Because more equal societies work better for everyone

Inequality: Reflections from Lincolnshire (Guest Blog)

Thursday, 21 February, 2019

Looking ahead to our Local Groups and Activists' Day this summer (date to be confirmed) we are pleased to publish the reflections of Alan Gurbutt, from our Lincolnshire group, on last year's event and on action he's taken since...

I attended The Equality Trust (TET) Local Groups and Activists' Day in London on the 14th of July 2018. This was shortly after the launch of The Inner Level (Wilkinson and Pickett, 2019) which looks at the effects of inequality, not least upon mental health from a global perspective and how more equal societies reduce stress to promote healthier lives. I represented the TET local group, Greater Lincs (Humber to the Wash), which I founded 18 months before the meeting, on issues of rurality and education, from a multicultural perspective, given the East of Lincolnshire’s changing demographic.

During the day, I compared the Scandinavian model of comprehensive education to the selective system of grammar schools in England and highlighted benefits of learning in a comprehensive education system in terms of pooling rural resources and workforce development. Following the event, I invited people from Lincolnshire to a meeting, contributed to group discussions and studied research on inequality delivered by Professors Wilkinson and Pickett in the form of powerpoints, recorded audio, and from their books. I came away thinking that more needs to be done to tackle inequality if we are to protect people’s mental health. There was, however, a consensus that economic inequality is bad for everyone, rich and poor.

For myself, I have gained a deeper insight into the challenges presented by capitalism and neoliberalism on a global scale, upon mental health and the natural environment. In terms of mental health, the realisation that the way austerity is making people feel is not their fault was already something I had considered, but it was good to have discussions around this and to realise other people felt the same.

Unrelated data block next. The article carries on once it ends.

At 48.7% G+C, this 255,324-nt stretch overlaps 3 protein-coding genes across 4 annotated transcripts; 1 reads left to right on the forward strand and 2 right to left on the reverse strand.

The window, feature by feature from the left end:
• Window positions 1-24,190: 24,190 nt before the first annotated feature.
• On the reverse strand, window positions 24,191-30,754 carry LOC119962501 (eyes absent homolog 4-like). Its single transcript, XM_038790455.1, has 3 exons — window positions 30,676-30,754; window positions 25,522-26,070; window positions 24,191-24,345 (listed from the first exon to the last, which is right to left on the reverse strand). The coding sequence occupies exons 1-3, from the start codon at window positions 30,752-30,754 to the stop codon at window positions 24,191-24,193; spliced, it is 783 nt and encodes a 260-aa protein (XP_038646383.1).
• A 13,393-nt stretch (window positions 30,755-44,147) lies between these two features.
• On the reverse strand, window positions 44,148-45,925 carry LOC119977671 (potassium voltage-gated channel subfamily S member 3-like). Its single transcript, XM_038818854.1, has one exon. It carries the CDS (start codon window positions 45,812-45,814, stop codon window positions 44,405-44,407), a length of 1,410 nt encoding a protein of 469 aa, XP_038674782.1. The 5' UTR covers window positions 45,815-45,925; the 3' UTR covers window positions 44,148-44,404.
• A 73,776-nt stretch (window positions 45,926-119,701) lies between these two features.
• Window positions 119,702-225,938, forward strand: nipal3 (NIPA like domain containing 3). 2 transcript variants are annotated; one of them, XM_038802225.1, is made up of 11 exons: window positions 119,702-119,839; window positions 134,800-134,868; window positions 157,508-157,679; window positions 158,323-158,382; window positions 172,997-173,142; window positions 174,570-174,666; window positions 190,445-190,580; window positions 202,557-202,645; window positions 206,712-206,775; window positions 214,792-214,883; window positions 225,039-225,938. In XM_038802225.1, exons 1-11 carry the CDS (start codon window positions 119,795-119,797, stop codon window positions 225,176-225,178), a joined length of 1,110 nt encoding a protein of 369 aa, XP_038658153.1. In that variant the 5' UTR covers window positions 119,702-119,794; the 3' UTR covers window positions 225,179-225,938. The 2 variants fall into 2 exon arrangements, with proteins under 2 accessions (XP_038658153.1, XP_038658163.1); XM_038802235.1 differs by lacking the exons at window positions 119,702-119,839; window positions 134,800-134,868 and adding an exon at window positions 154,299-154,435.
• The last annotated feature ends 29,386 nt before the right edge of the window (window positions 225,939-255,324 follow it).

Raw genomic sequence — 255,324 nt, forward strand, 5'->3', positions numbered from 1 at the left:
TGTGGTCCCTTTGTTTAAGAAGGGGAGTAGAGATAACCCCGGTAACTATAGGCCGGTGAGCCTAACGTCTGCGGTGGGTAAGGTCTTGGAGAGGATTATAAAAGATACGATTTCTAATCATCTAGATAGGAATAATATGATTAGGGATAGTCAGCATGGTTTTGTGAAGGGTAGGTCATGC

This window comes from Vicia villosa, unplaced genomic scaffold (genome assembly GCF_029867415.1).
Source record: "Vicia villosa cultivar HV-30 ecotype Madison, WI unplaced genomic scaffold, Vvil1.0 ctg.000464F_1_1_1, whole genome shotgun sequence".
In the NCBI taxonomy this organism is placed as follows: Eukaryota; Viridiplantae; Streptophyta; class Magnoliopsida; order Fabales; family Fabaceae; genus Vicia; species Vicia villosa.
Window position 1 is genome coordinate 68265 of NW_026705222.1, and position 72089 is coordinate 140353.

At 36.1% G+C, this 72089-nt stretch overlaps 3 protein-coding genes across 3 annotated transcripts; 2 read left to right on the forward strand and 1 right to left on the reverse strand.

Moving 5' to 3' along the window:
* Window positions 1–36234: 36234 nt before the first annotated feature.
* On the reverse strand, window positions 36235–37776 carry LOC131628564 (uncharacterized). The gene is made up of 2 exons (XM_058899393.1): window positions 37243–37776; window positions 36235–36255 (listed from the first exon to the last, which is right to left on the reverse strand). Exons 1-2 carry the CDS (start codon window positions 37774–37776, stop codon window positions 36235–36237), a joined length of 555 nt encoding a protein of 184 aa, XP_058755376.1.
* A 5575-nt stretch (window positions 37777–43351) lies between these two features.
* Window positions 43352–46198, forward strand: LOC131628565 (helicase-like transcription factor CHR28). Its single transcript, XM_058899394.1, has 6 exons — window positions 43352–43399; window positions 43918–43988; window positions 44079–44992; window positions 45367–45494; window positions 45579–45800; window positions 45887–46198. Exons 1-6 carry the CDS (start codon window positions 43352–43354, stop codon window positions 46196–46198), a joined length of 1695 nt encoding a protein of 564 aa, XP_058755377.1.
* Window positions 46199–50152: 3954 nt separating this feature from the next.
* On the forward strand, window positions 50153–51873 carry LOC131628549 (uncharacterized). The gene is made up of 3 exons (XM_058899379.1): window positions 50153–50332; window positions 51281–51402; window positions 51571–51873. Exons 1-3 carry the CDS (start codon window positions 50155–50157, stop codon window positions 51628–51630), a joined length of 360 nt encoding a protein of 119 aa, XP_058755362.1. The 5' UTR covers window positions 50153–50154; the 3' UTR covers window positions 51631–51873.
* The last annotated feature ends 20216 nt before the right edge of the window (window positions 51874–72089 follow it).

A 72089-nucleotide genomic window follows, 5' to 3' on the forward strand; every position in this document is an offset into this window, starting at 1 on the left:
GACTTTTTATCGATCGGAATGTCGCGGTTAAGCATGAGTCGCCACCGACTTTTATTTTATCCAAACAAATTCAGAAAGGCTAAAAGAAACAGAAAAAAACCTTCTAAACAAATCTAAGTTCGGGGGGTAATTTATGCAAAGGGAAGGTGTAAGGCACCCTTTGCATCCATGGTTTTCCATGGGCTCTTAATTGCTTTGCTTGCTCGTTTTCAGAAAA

This needs reverberating across the world. We need to focus on love, life and family values and less on things that we don’t really need. As a global citizen I care about people and the planet. I now need to share my enthusiasm within my nursing practice. The feedback I received for iterating, “it’s not your fault, the economy is making life precarious” was positive. The trick now is not to over-complicate everyday issues, but to keep challenges real for everyone to understand. I learnt from attending these meetings and speaking that I do have the confidence and knowledge to represent my frame of reference and to accept that I do have internal bias that can skew my ideas. 

It was agreed that there are always opportunities to develop ideas around inclusion (in terms of making a difference we used the TET manifestos to address local issues) but it’s often difficult to talk about economic inequality without offending people higher up the income scale. But I believe our global future depends upon developing transformational leaderships styles from which to build unity and collaboration for the greater good. Leadership for me is about being open to change and to other people’s views, as life is constantly changing across and within global cultures. 

Alan Gurbutt - for Greater Lincs (Humber to the Wash)

This is a guest blog and the views of the author are not necessarily those of The Equality Trust.

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